I am finding it hard to like the rest of the bike at the moment. The rear shock seems to be working and I don't think it is very old but it needs a lockout. I am thinking a shorter shock might suit me too. It has a high bb and seated position and low stack which I don't find comfortable. I took my Craftworks ENR out today on my normal ride and it felt so good. So much more zippy and responsive to pedal input. I am really interested it getting a custom front triangle made up to fit the pinion but probably not worth the $$$.
 

beeb

cheese-muffled mooo
So I have changed to exo casings, a valt spring, new seat and pedals. It's down to 16.7 kgs now on a new scale I bought. The fork had the mother of all csu creak in it, I was too scared to ride it so I serviced it and put loctite around the csu joints and put it on my other bike. Much quieter now but I will leave the Pike on the Taniwha for now.
It feels much better and I am getting used to the geabox now. The range it great and with the lighter tyres it gives it that magic carpet ride that I hear people talk about. Places where it's chattery and normally I am trying to just keep my feet on the pedals I can now smoothly pedal through. The only gripe I have is the grip shifter gets slippery with a bit of sweat and makes quick shifting very tricky.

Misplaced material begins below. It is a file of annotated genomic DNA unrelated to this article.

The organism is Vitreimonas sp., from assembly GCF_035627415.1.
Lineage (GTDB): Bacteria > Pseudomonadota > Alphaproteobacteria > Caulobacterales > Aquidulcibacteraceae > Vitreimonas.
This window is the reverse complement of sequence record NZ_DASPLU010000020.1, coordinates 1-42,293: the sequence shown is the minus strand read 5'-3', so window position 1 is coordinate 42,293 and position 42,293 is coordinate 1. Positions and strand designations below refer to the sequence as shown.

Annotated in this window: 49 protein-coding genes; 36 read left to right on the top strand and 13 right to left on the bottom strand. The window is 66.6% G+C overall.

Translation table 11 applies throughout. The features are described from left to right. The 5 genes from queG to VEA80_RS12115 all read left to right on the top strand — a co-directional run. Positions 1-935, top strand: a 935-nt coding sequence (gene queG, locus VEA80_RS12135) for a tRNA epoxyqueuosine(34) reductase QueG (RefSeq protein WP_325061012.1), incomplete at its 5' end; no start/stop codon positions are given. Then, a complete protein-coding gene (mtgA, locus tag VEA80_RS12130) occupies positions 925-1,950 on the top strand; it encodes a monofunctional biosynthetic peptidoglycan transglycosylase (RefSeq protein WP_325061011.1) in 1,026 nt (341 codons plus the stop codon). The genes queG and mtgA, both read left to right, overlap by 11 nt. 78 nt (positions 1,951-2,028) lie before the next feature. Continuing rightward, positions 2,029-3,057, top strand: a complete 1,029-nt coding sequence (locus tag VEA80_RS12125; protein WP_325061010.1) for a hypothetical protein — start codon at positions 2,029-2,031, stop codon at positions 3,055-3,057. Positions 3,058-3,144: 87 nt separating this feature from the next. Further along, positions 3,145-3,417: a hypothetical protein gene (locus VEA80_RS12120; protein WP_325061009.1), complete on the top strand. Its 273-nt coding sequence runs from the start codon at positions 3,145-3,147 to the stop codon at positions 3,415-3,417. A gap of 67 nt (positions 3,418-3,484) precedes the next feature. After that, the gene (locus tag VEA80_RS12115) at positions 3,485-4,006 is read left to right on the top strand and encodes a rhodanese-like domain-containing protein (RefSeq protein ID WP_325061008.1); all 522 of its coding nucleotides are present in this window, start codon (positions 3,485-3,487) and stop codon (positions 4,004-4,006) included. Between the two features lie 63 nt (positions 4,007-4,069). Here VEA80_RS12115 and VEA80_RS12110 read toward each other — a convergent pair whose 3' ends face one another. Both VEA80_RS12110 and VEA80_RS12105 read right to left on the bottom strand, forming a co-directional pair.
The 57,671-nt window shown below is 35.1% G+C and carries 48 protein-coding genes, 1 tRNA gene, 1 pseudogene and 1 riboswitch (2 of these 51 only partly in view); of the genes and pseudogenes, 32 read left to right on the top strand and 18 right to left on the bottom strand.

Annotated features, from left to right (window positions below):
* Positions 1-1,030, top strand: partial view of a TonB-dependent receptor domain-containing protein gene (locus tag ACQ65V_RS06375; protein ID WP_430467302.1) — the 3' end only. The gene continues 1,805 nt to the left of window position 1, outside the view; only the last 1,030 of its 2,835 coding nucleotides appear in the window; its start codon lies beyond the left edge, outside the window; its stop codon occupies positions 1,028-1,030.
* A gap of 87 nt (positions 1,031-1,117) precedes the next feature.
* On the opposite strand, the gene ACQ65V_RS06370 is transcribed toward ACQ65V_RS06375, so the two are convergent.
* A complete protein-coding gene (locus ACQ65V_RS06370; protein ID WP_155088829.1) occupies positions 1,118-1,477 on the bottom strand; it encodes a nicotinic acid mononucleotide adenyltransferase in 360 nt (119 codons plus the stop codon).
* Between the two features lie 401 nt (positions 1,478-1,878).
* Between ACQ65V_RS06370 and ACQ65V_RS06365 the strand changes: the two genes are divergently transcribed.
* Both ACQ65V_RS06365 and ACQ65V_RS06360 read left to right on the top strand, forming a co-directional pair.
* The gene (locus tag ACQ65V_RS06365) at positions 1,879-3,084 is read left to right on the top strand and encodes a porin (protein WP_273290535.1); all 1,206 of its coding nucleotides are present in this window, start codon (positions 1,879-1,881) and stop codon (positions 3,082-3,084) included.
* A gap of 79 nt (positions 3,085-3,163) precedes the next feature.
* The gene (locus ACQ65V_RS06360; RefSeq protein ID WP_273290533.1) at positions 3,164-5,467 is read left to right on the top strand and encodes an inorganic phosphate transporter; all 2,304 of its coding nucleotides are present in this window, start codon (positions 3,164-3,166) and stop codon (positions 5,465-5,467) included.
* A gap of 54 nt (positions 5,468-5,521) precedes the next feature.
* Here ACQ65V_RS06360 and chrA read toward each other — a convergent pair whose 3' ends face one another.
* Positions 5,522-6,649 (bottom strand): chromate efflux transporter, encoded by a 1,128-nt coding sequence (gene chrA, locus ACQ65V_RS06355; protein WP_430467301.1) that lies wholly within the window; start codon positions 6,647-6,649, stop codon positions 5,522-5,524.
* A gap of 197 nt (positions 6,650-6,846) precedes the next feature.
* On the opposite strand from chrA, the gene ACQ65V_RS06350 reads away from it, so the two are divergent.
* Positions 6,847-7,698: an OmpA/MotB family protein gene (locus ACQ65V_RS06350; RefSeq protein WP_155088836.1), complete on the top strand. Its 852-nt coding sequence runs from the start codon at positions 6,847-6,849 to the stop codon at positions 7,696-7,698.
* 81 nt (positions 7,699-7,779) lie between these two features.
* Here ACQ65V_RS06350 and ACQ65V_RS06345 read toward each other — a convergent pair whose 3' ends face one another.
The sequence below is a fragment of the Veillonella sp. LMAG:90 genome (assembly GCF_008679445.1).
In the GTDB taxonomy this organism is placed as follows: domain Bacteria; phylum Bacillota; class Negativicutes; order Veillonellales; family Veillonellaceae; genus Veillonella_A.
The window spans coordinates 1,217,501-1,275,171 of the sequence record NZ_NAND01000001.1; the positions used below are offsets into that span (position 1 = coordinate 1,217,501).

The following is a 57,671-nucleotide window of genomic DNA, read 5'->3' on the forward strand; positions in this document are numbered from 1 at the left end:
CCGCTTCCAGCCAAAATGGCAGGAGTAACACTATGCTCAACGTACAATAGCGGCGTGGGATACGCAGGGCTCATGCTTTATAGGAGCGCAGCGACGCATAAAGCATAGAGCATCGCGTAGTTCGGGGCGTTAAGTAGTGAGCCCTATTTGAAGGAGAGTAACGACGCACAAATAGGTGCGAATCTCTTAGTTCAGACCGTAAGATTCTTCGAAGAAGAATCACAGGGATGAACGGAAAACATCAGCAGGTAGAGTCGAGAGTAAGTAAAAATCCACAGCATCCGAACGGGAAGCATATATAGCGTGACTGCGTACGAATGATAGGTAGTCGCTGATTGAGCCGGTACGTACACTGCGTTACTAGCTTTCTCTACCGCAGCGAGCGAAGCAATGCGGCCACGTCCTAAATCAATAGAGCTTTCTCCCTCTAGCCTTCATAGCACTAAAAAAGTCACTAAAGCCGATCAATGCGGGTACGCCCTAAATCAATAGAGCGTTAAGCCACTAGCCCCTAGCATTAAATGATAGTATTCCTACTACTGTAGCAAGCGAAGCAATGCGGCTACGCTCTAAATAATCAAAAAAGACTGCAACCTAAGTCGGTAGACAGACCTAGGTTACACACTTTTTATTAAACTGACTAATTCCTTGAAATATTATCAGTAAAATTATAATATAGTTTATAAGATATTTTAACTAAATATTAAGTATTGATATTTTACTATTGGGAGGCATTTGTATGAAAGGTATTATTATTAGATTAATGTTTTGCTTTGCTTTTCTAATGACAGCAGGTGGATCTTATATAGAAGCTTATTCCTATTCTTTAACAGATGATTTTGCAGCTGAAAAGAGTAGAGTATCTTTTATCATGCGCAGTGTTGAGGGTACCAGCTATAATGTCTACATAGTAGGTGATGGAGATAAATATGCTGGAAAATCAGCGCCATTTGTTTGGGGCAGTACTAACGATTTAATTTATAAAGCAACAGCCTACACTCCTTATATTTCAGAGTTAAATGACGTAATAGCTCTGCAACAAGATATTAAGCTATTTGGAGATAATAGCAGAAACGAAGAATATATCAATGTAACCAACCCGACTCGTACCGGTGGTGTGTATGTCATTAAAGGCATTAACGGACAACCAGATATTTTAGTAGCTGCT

I am finding it hard to like the rest of the bike at the moment. The rear shock seems to be working and I don't think it is very old but it needs a lockout. I am thinking a shorter shock might suit me too. It has a high bb and seated position and low stack which I don't find comfortable. I took my Craftworks ENR out today on my normal ride and it felt so good. So much more zippy and responsive to pedal input. I am really interested it getting a custom front triangle made up to fit the pinion but probably not worth the $$$.
From memory, the Pinion box wouldn't allow room for the ENR's lower link would it?

You might also find that the ENR wouldn't actually climb that well with a gearbox, because with only one gear ratio between the chainring and rear cog, you wouldn't access the high amounts of anti-squat available in the bigger plates on the cassette (the anti-squat varies a lot per gear on the ENR).

Not trting to be negative, just pragmatic. Love the concept!
 

Cyclomaniac

Likes Dirt
From memory, the Pinion box wouldn't allow room for the ENR's lower link would it?